Much of Occheuteal is dedicated to food stalls and small bamboo bars, but the southern stretch is largely deserted. While Serendipity has the bulk of the beach hotels and guesthouses, the restaurants and bars stretch for much more of the full length of the beach, with the far end playing host to the on-again off-again joints that offer free accommodation in the low season (you’re expected to either eat and drink at the place frequently or help them distribute flyers in return).
Popular with barang and Khmers alike, the weekends are particularly busy with snacking Phnom Penh escapees mingling with backpackers and daytrippers from other beaches.
Ochheuteal also has more than its fair share of con-men, dodgy moto drivers and other lowlife, so exercise care at night.
Staggering down the beach in the early hours of the morning stoned or drunk is not recommended. Rapes, stabbings and muggings have all been reported here, both at the rocky end near Serendipity, but also along the other end of the beach.
… At $12 for a single, $14 for a double or $25 for an air-conditioned room, Sunset Lounge have to be one of the best deals available anywhere in Sihanoukville, especially at the beach, where similar brick bungalows cost from $35 upwards.
The location is ideal for anyone who wants easy access to the busy end of Ochheuteal and Otres, but wants to spend most of their day hanging out at a quiet and stunningly beautiful beach.
Is the better, if lesser known, of Sihanoukville’s beaches with its whitish sand and calm tides.
Fewer beggars and children are around selling bracelets and the beach has a far more relaxed vibe than neighbouring Ochheuteal beach.
Most of the accommodation is now found on the road directly behind the beach, where some cool new options have appeared.
The relatively developed end of the beach — which people arrive at — comes to a sudden end when you reach a big billboard displaying the development scheme. Then there’s a kilometre or two of empty beach, but push on and more hangouts are located past there.
During low season Otres Beach is even quieter than the rest of Sihanoukville and many places do close up shop. With so few people, so much sand and the sprawling sea, this could be the deserted island you’ve been searching for … and you don’t even have to leave the mainland — fancy that.
The most eye-pleasing and relaxing beach in Sihanoukville.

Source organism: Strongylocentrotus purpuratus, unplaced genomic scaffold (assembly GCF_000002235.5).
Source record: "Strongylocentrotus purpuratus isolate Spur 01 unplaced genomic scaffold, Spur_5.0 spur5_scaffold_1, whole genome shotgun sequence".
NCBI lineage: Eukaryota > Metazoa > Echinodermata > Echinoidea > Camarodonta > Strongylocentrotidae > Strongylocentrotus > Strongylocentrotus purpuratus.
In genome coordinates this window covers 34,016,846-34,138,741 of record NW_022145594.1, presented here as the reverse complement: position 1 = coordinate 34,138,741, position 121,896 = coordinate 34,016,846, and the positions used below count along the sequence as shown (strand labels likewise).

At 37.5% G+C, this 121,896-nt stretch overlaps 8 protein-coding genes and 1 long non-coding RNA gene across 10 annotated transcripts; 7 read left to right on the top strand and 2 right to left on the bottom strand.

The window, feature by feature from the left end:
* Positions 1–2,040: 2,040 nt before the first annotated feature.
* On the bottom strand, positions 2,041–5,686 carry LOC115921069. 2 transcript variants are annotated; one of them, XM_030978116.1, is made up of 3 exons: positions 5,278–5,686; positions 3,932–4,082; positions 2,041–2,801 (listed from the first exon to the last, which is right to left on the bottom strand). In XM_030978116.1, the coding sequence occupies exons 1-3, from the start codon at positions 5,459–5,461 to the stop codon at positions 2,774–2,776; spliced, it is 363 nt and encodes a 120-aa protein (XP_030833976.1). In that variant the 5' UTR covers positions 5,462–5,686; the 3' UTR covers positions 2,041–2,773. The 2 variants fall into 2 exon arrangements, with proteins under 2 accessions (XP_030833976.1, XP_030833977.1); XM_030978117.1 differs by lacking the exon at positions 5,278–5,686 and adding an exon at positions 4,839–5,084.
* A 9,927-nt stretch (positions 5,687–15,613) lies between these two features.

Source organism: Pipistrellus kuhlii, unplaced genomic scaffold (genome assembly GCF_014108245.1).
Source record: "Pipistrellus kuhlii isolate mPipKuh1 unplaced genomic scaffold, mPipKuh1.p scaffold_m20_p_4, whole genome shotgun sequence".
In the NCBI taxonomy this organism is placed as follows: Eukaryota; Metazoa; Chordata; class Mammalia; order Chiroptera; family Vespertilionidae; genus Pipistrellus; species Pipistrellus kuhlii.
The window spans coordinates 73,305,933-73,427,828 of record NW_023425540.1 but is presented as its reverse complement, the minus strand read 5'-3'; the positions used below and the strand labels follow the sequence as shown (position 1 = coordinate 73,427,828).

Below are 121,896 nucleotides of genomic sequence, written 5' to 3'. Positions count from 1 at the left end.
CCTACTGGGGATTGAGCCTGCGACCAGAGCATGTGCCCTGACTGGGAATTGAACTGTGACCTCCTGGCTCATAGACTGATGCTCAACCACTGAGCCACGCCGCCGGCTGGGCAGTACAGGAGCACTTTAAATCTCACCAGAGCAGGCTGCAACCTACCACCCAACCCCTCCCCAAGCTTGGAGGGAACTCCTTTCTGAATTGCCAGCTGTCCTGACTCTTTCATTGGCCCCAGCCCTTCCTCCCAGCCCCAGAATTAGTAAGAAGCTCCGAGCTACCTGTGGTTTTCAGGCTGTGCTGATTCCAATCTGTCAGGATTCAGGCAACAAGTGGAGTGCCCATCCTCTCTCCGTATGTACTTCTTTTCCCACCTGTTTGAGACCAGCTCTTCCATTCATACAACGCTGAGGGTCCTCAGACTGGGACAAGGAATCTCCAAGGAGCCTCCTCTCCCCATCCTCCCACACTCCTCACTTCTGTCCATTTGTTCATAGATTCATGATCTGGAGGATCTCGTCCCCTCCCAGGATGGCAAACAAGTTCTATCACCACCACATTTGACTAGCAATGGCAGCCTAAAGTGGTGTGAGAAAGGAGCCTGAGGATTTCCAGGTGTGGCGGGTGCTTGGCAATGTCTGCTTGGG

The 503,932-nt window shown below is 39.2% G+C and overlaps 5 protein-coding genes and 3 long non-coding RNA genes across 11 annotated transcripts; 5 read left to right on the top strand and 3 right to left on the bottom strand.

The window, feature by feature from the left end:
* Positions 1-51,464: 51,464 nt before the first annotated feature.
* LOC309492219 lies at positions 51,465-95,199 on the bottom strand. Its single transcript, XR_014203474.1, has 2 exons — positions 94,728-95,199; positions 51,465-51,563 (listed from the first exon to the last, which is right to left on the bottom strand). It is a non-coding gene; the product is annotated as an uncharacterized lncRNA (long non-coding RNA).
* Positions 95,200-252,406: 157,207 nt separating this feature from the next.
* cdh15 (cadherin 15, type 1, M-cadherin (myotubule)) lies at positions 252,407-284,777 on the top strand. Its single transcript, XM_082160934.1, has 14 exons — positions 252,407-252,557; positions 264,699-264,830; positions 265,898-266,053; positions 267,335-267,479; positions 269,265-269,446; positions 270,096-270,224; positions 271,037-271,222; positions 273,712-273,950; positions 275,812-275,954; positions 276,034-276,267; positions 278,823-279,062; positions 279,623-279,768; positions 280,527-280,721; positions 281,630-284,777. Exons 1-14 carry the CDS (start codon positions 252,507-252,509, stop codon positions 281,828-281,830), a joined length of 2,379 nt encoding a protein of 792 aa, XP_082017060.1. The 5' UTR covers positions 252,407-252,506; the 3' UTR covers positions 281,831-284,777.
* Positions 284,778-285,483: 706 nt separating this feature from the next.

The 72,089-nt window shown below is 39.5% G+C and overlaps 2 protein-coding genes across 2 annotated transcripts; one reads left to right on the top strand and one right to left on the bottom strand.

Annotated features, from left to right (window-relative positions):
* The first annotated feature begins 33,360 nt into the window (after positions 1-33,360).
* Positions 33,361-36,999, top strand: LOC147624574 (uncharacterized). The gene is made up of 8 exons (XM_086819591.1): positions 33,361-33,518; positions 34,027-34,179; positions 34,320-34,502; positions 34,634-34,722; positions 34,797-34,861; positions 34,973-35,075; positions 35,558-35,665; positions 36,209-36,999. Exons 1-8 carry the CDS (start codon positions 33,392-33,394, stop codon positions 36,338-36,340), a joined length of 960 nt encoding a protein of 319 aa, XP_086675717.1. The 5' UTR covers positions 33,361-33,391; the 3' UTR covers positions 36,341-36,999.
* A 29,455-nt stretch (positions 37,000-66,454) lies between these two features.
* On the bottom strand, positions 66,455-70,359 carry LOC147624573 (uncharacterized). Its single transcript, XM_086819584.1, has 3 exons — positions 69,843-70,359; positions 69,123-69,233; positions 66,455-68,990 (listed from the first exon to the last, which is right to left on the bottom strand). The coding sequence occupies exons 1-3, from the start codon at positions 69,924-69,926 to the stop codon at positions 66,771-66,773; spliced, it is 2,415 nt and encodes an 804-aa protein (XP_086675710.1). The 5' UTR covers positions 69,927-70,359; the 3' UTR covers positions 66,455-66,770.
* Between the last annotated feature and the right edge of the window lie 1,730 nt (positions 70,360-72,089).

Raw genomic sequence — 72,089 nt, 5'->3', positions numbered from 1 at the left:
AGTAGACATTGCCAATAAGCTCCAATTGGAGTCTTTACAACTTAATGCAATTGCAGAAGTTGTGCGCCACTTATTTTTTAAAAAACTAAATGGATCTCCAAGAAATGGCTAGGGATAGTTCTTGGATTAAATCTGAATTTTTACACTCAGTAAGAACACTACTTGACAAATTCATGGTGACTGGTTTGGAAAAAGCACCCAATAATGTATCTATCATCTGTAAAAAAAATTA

The beach is backed by the huge Sokha Beach Resort. The resort has 80% of the beach reserved for guests, which leaves only the 20% near Malibu Bungalows open to the public.
Beyond the giant dragon’s tale that marks the end of Sokha terrain (the goofy head can be seen inside the resort grounds), the public area is pleasant enough, but it can see a bit of litter.
Home to loads of budget, barang-oriented spots to stay and eat.
Most of the budget guesthouses and eateries are a 10-minute walk up the hill from the water. The area itself is a bit of a hole, with some really crappy places to stay squished between drab and largely depressing bars filled with freelance sex workers.
Sandflies: Bring along some good strong repellant with DEET and apply it first thing in the morning as well as after the sun goes down.
…For most of our stay we lathered ourselves in DEET, mosquito repellant, coconut oil and anything else we could get our hands on, and tried to stay in the sea instead of bathing in the sand.
There are technically two Ko Rong Islands in Cambodia. One is a dive location for boats leaving Sihanoukville (Koh Rong Samloem) and one is lost out in the sea, left virtually untouched by tourism.
Only accessible by a small local ferry, not many travellers make the short (2 hour?) ride out from Sihanoukville to this picturesque spot. With 23 pristine beaches to choose from, you’ll be tempted to laze the days away in the sunshine. For the adventurous, there’s plenty of opportunites for hiking, diving and snorkelling. You’ll find cheap cocktails, tasty Khmer food and the best sunset sea view at Monkey Island.